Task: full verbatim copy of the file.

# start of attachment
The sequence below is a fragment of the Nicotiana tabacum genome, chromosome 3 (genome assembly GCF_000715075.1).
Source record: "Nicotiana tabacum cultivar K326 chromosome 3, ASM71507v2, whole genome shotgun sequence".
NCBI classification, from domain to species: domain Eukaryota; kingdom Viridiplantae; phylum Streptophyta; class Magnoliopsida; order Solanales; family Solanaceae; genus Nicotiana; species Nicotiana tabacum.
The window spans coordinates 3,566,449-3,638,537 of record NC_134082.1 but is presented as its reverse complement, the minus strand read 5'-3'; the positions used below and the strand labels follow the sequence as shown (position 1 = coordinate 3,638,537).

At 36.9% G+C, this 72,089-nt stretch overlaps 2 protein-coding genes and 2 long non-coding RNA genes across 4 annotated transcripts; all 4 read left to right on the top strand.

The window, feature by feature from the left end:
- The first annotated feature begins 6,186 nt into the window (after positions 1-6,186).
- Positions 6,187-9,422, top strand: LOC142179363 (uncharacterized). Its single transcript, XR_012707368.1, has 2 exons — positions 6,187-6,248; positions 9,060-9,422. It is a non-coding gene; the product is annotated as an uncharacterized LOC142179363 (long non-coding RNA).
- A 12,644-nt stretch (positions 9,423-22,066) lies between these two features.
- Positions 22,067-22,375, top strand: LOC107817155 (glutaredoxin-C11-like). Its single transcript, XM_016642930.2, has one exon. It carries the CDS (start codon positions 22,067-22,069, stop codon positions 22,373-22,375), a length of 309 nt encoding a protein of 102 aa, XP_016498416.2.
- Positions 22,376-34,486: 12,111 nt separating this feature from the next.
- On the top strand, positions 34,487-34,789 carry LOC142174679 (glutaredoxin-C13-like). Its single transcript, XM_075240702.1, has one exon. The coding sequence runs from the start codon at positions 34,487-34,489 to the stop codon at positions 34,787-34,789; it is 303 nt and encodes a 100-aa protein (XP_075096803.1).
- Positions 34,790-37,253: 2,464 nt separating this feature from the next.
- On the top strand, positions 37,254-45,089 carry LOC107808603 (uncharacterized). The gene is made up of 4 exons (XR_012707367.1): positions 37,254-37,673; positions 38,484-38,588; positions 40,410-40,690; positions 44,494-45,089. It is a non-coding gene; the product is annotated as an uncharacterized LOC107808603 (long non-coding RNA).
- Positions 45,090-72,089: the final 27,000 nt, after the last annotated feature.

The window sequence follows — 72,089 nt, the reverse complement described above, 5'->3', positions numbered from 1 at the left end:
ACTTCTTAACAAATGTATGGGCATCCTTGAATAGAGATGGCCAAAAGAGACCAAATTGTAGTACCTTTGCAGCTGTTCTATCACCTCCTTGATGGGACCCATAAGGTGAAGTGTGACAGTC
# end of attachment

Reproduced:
The sequence below is a fragment of the Nicotiana tabacum genome, chromosome 3 (genome assembly GCF_000715075.1).
Source record: "Nicotiana tabacum cultivar K326 chromosome 3, ASM71507v2, whole genome shotgun sequence".
NCBI classification, from domain to species: domain Eukaryota; kingdom Viridiplantae; phylum Streptophyta; class Magnoliopsida; order Solanales; family Solanaceae; genus Nicotiana; species Nicotiana tabacum.
The window spans coordinates 3,566,449-3,638,537 of record NC_134082.1 but is presented as its reverse complement, the minus strand read 5'-3'; the positions used below and the strand labels follow the sequence as shown (position 1 = coordinate 3,638,537).

At 36.9% G+C, this 72,089-nt stretch overlaps 2 protein-coding genes and 2 long non-coding RNA genes across 4 annotated transcripts; all 4 read left to right on the top strand.

The window, feature by feature from the left end:
- The first annotated feature begins 6,186 nt into the window (after positions 1-6,186).
- Positions 6,187-9,422, top strand: LOC142179363 (uncharacterized). Its single transcript, XR_012707368.1, has 2 exons — positions 6,187-6,248; positions 9,060-9,422. It is a non-coding gene; the product is annotated as an uncharacterized LOC142179363 (long non-coding RNA).
- A 12,644-nt stretch (positions 9,423-22,066) lies between these two features.
- Positions 22,067-22,375, top strand: LOC107817155 (glutaredoxin-C11-like). Its single transcript, XM_016642930.2, has one exon. It carries the CDS (start codon positions 22,067-22,069, stop codon positions 22,373-22,375), a length of 309 nt encoding a protein of 102 aa, XP_016498416.2.
- Positions 22,376-34,486: 12,111 nt separating this feature from the next.
- On the top strand, positions 34,487-34,789 carry LOC142174679 (glutaredoxin-C13-like). Its single transcript, XM_075240702.1, has one exon. The coding sequence runs from the start codon at positions 34,487-34,489 to the stop codon at positions 34,787-34,789; it is 303 nt and encodes a 100-aa protein (XP_075096803.1).
- Positions 34,790-37,253: 2,464 nt separating this feature from the next.
- On the top strand, positions 37,254-45,089 carry LOC107808603 (uncharacterized). The gene is made up of 4 exons (XR_012707367.1): positions 37,254-37,673; positions 38,484-38,588; positions 40,410-40,690; positions 44,494-45,089. It is a non-coding gene; the product is annotated as an uncharacterized LOC107808603 (long non-coding RNA).
- Positions 45,090-72,089: the final 27,000 nt, after the last annotated feature.

The window sequence follows — 72,089 nt, the reverse complement described above, 5'->3', positions numbered from 1 at the left end:
ACTTCTTAACAAATGTATGGGCATCCTTGAATAGAGATGGCCAAAAGAGACCAAATTGTAGTACCTTTGCAGCTGTTCTATCACCTCCTTGATGGGACCCATAAGGTGAAGTGTGACAGTC